Being in the moment - it seems to be a real 'tag word' especially in mindfulness communities. But like so many other 'spiritual phrases' there seems to be a multitude of different understandings of what it means.
So, this is my current understanding of 'being in the moment'. Remember, this is simply my own viewpoint.
I used to think that to be in the moment meant that whatever you were doing had to be focused on 100%. And this is true to a degree, but I don't believe it takes the full picture of 'the moment' into account. It's easy to fall into the trap of judging yourself for being 'away with the fairies'. I used to do this a lot. But it started occurring to me, after much effort not to fall into some daydream in the shower, that this is really a judgment of what the moment should be and therefore takes you away from the moment itself.
So , perhaps it's important now to define what the moment actually is...or is it? Perhaps any definition of the moment narrows it down, except perhaps to say that it is 'pure potential'.
Now we've thought about what the moment is, we can move onto the question, "what is being in the moment?" Well the key word for me here is being. Going back to the shower example, when I was taking a shower I was feeling the water running down my back, the warmth sending tingling sensations down my spine, listening to the sound of the water droplets hitting the floor, watching the sparkling light refracting through the drops. Great right? But then a tune would arise in my head and I would start imagining the components of the tune, and how they contribute to the overall symphony, how I could play the song and any variations...Damn! Right, come on, feel the water, listen it's sound etc...
This is where we see the difference between 'being and 'doing'. With 'doing', the is an efforting to be a certain way. But with 'being' there is an allowing of whatever arises, be it inner or outer. This is the foundation for building true, non-judgemental awareness.
Of course you can still use discernment. There are unnecessary things that can arise in the mind, which take you away from the moment, such as worries about the future (to be clear, planning for the future is not necessarily 'not being in the moment' as really the future and the past blend into the present. It is still necessary to make appointments for example. But simply worrying about the future is creating a judgement on how it 'should' go, thus taking you away from the 'pure potential' of the present).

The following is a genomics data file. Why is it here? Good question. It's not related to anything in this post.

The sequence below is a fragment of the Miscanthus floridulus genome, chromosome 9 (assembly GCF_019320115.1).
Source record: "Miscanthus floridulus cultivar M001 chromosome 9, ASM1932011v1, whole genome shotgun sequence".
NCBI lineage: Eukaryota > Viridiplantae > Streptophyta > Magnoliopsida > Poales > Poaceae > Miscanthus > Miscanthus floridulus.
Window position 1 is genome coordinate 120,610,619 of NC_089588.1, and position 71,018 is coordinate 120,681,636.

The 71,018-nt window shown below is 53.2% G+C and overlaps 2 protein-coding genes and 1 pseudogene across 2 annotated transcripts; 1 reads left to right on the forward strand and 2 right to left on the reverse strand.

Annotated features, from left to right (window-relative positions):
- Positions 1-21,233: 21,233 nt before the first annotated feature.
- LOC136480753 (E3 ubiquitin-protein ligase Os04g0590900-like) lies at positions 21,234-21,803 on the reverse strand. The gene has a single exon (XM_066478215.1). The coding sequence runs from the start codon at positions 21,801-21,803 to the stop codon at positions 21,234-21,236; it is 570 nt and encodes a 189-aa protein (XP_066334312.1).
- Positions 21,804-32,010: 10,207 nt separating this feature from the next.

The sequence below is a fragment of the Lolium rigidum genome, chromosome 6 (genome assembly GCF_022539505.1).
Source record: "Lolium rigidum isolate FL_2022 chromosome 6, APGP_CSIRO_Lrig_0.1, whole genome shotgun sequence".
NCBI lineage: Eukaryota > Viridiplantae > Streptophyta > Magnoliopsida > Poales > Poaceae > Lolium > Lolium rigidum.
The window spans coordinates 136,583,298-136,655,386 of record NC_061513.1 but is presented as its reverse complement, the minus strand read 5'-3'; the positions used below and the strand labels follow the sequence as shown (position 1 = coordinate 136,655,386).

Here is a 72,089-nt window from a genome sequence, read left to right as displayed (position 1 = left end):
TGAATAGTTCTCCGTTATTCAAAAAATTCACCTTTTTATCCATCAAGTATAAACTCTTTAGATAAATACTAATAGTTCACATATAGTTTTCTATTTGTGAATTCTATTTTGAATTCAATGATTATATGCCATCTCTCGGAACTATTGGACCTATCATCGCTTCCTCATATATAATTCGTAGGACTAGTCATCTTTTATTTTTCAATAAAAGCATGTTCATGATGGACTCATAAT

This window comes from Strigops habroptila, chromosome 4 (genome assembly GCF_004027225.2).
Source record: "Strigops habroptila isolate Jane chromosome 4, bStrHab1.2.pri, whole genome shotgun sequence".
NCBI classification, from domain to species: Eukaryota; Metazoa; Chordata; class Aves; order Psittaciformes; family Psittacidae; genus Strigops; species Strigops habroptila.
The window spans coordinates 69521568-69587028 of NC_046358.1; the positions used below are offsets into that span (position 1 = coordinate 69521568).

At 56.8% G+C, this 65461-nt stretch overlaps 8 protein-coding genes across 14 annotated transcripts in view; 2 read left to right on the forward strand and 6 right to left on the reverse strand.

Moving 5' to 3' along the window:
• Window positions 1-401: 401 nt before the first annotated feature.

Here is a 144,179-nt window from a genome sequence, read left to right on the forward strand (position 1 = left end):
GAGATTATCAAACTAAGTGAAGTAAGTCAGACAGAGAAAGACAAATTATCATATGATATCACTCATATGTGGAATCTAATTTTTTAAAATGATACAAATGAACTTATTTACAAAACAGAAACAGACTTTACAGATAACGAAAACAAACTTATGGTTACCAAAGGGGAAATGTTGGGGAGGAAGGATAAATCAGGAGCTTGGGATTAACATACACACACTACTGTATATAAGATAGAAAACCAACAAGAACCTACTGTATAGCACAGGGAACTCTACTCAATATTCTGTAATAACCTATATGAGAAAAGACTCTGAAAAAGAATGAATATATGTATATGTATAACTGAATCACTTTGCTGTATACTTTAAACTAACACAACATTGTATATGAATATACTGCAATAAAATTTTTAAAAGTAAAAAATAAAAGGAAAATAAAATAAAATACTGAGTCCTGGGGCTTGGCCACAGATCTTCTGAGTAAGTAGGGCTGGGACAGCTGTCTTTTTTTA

So, to conclude. The wanderings of the mind are part of the present insofar as they spontaneously arise. What is important is to stay with them in awareness (this takes a bit of practice) and to use discernment over which thoughts create judgements about the moment and which do not. Being in the moment is just that. Simply being.
Letting go – it seems to be one of those phrases that gets used a lot, especially in spiritual/meditation circles. But it seems to have so many different meanings; people shout “let it go!” in an attempt to end an uncomfortable confrontation; ‘letting go of negative energy’ in meditation; ‘letting go’ of possessions; and of course many of us know about the ‘Frozen’ movie in which ‘letting go’ is used to describe pent-up expression.
I was asked recently, “What do you carry in your rucksack?” What a great question. It really got me thinking about all the ‘stuff’ I carry with me as I go about my daily business; family relationships, money, career aspirations, all featured to varying degrees. But what does 'letting go' have to do with this?
Letting go is not the same as denial
So, with the realisation that ‘letting go’ means something unique to each individual in each unique situation, let me give my perspective. This is what it means to me.
Letting go is not the same as 'release'
Letting go is a natural process
So, finally, what is ‘letting go’? Or more to the point, when might ‘letting go’ happen? You see ‘letting go’ is not simply something that you do! It’s not something you can do. ‘Letting go’ happens naturally when a person realises that the particular behaviour/object/person/attachment no longer serves their highest good. This realisation occurs naturally through awareness and inquiry.
The process may go something like this:
'Frozen' - movie example
Yes, as much as it pains me (my daughter subjected me to hours of this movie) Disney's 'Frozen' is a great example to illustrate my point.
The film progresses and Elsa realises that her strong fear of hurting people with her powers has a root in the feeling of love. She realises that this is her higher truth. She naturally and effortlessly lets go of her fear and is able to live in the world once more through expressing her gifts in an aligned way.
So, letting go, to me, is really not a ‘doing’ so much as something that just happens naturally through allowing the feelings to be there until they no longer serve a purpose for you.
With love - Richard
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My name is Richard. I love to write, and here you can find my general musings, observations and articles. Enjoy!
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